NEW YORKER FILMS
OFFICIAL BELGIUM ENTRY
ACADEMY AWARDS ®
TORONTO FILM FESTIVAL
“WITHOUT QUESTION, THE BEST
CRIME MOVIE OF THE YEAR–AND
ONE OF THE BEST MOVIES OF
ANY SORT NOW PLAYING.”
-Richard Schickel, TIME MAGAZINE
AN ERIK VAN LOOY FILM
One of Belgium’s 10 top-grossing films of all time. Angelo Ledda is an international hit man who has been
hired to terminate two people. Unknown to those around him, Ledda has advanced symptoms of Alzheimer’s,
and the double murder will likely be his last.This gripping, stylishly filmed and fast-moving thriller is wonderfully
acted and its complexities of plot keep audiences guessing.
BELGIUM • 2005 • 120 mins • Color • In Dutch and French with English subtitles
Friday, August 26, 2005
Jan Decleir—a Belgian actor who has the rugged, bitterly
savvy demeanor of great gangster movie stars like
Humphrey Bogart or Lee Marvin—plays a hit man afflicted
with Alzheimer's disease in the new Belgian thriller "The
Memory of a Killer." It's very close to a great performance.
With his aging-swinger looks (a little like crooner Tony
Bennett's), natty clothes and a grim, unvarying expression that
reads like a death sentence, Decleir, 59, is a fantastic crime
thriller protagonist. He helps make "Memory," adapted by
director Erik Van Looy from the novel by Jef Geeraerts, into a
sometimes stunning modern Euro-noir.
As Angelo Ledda, a high-priced hired assassin and Alzheimer's
victim who turns the tables on his employers, the actor conveys
both annihilating anguish and cold-blooded brutality with
unnerving force. Oscillating between those extremes—snapping
a victim's neck and gobbling down his medication as his memory
splinters into bits—Ledda becomes eerily, scarily moving.
The movie itself is as slick, fast and terrifyingly violent as a
top-grade American crime thriller, but a lot smarter than most.
It's built around Ledda's dilemma, initially caused by the
investigation of a child-prostitution ring in Antwerp by two
young cop protagonists: sharp sleuth Eric Vincke (Koen De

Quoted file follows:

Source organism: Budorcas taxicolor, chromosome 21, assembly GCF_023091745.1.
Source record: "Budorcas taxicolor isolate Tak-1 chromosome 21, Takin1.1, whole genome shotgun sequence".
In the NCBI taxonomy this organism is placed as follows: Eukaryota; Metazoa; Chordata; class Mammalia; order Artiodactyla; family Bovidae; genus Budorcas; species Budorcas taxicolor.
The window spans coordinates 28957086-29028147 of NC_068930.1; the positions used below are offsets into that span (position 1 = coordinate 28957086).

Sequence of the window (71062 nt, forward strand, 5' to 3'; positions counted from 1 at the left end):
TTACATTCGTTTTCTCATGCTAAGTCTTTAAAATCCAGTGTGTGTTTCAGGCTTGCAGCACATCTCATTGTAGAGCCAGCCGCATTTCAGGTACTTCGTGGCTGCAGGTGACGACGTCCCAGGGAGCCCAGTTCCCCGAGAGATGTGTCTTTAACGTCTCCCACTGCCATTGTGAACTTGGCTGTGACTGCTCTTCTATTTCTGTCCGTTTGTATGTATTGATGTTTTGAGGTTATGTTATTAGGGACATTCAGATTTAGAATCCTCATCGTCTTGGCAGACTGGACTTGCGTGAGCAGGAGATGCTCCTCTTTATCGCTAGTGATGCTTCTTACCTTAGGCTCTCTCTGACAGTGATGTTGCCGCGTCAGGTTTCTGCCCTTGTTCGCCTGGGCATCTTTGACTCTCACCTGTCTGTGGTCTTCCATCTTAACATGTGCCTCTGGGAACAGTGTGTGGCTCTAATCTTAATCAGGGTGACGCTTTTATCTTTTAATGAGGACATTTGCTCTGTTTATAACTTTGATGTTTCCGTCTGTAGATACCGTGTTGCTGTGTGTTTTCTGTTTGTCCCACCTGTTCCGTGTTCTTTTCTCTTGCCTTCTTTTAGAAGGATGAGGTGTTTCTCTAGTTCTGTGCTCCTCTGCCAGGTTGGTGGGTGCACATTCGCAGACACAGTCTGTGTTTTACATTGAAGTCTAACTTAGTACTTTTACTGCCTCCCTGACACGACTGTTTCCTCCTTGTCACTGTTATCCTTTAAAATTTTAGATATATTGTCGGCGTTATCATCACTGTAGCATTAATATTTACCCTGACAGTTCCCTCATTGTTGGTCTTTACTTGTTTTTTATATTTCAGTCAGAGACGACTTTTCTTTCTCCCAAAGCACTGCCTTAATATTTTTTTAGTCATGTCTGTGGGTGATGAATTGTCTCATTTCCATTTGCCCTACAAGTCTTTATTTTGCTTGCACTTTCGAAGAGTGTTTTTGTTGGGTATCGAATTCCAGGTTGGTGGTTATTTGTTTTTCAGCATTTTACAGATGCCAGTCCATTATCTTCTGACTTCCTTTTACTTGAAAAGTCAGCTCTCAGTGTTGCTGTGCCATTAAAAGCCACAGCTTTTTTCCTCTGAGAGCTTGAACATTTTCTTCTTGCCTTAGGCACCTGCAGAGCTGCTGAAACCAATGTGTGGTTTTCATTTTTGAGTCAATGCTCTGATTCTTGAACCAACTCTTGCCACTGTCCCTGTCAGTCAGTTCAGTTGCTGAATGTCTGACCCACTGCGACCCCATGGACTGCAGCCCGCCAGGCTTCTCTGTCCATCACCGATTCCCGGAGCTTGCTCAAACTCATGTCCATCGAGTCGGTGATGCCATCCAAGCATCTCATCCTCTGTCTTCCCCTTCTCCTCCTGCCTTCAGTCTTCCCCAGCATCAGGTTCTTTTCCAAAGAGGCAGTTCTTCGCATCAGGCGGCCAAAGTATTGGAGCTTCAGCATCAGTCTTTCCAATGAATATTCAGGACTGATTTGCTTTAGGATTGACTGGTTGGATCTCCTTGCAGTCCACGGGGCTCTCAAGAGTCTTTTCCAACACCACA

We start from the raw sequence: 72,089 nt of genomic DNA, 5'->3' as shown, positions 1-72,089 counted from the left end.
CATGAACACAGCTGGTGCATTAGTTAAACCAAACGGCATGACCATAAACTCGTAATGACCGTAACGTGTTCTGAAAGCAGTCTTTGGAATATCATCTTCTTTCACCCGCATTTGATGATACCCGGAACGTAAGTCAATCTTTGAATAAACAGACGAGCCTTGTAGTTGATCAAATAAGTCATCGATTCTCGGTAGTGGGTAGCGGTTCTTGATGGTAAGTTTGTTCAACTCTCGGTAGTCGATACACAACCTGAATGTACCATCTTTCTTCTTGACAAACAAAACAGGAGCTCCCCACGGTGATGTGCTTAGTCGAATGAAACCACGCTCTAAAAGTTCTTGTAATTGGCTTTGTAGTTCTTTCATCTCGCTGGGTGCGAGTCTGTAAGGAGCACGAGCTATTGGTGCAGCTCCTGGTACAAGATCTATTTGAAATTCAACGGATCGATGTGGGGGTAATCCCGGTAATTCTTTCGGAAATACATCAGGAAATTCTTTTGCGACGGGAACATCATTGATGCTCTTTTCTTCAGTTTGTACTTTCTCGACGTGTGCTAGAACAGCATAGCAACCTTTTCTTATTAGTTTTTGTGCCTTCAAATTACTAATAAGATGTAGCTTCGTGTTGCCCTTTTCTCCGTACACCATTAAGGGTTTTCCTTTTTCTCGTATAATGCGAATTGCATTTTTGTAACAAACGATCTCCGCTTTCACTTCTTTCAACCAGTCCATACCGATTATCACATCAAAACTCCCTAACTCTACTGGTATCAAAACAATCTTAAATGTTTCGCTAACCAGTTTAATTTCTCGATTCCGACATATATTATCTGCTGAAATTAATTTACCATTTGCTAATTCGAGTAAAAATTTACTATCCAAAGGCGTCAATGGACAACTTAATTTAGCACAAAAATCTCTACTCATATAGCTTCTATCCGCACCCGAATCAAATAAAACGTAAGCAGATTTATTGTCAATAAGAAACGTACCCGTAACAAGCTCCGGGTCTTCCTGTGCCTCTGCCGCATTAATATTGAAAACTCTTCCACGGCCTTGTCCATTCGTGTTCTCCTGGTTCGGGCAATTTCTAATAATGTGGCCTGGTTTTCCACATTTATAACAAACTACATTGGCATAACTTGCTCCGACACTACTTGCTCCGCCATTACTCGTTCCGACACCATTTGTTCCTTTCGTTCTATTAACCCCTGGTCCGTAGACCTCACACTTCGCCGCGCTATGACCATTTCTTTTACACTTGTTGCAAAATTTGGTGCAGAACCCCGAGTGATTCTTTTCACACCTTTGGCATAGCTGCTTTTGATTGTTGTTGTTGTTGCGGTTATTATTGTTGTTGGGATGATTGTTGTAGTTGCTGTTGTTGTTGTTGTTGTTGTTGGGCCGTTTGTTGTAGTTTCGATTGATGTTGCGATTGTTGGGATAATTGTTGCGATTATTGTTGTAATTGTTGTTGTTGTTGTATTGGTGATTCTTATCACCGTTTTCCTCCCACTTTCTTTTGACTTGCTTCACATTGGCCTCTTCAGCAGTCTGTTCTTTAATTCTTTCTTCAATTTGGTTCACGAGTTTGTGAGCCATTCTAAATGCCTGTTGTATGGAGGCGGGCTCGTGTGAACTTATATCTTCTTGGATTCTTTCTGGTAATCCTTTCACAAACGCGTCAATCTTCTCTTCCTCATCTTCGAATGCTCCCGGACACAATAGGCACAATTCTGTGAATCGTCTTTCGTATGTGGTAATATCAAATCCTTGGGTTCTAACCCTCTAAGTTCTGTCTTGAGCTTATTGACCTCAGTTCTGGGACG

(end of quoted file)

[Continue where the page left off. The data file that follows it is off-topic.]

Bouw) and his hard-guy partner, Freddy Verstuyft (Werner De
Despite the illness he's been hiding, Ledda—a Belgian-born
hired killer from Marseilles— takes on one last job in Antwerp,
a double contract pressed on him by his longtime employer
Seynaeve (Gene Bervoets). The first hit, on a local politician
connected to the ring (Lucas Van den Eynde), comes off
quickly. But when Ledda discovers that his second slated victim
is a 12-year-old girl—a child hooker named Brigitte testifying
for the police—he balks, because, among other reasons, he was
a victim of child abuse himself.
This refusal makes Ledda a target for his own boss and for
the well-connected clique of politicians and businessmen
involved in the prostitution ring. So Ledda goes after them. As
he tracks them down, going higher and higher up into the
"protected" realms of Belgian government and aristocracy, the
killer is tracked himself by Vincke and Verstuyft.
There's an intense, wayward pleasure in watching this movie's
upper-class, supposedly well-guarded brothel masters, crooks
and killers get theirs at the hands of a true pro. But "Memory,"
like the amnesia noir "Memento," is also laced with another
constant anxiety: the degeneration of his Alzheimer's hovering
like a specter over Ledda's bloody war.
The story, directed with surpassing slickness, skill and high
energy by Van Looy, is told from three angles: the cops', the
crooks' and Ledda's. The crooks are properly smug, sadistic and
loathsome, and the cops are a likable, handsome twosome who
suggest American movie prototypes. The smoother, more liberal
Vincke, who looks like Ethan Hawke, lives in a condo that
resembles a Van Gogh print gallery, and the rougher-hewn,
angrier and more right-wing Verstuyft, a Chris Penn type,
gobbles sweets, drives fast and shoots awesomely straight.
But it's Ledda and his trapped, bloody trajectory that give
"Memory" both tension and near-tragedy. Van Looy directs it in a
very flashy style and it's full of good performances, crisply staged
action, tilted-angle frames and wire-taut editing. He lets his
imaginative cinematographer, Danny Elsen, drench the screen in
darkness and cold light and he uses jump-cuts reminiscent of
Godard's "Breathless" both to give the movie a driving, reckless
energy and, at times, to suggest Ledda's disease, the way his
memory is fragmenting and falling apart.
"Memory of a Killer" like all top noirs, has style, a riveting
narrative pace and a chillingly dark world-view that keep you
hooked right from the opening shots. Once you see Ledda's
eyes, intent on the kill or blank with sudden panic, they'll haunt
your memory too. (excerpt)
THE MEMORY OF A KILLER
Directed by Erik Van Looy; written (in Flemish and French, with English
subtitles) by Carl Joos and Mr. Van Looy, based on the novel "The
Alzheimer Case" by Jef Geeraerts; director of photography, Danny Elsen;
edited by Philippe Ravoet; music by Stephen Warbeck; art director, Johan
Van Assche; produced by Erwin Provoost and Hilde De Laere. Running
time: 120 minutes. This film is rated R.
WITH: Koen De Bouw (Eric Vincke), Werner De Smedt (Freddy
Verstuyft), Jan Decleir (Angelo Ledda), Hilde De Baerdemaeker (Linda
De Leenheer), Geert Van Rampelberg (Tom Coemans), Jo De Meyere
(Baron Henri Gustave De Haeck) and Patrick Descamps (Gilles Resnais).
Available now in35mm, and DVD/VHS Public Performance (February) to non-theatrical customers (all dates subject to theatrical approval).
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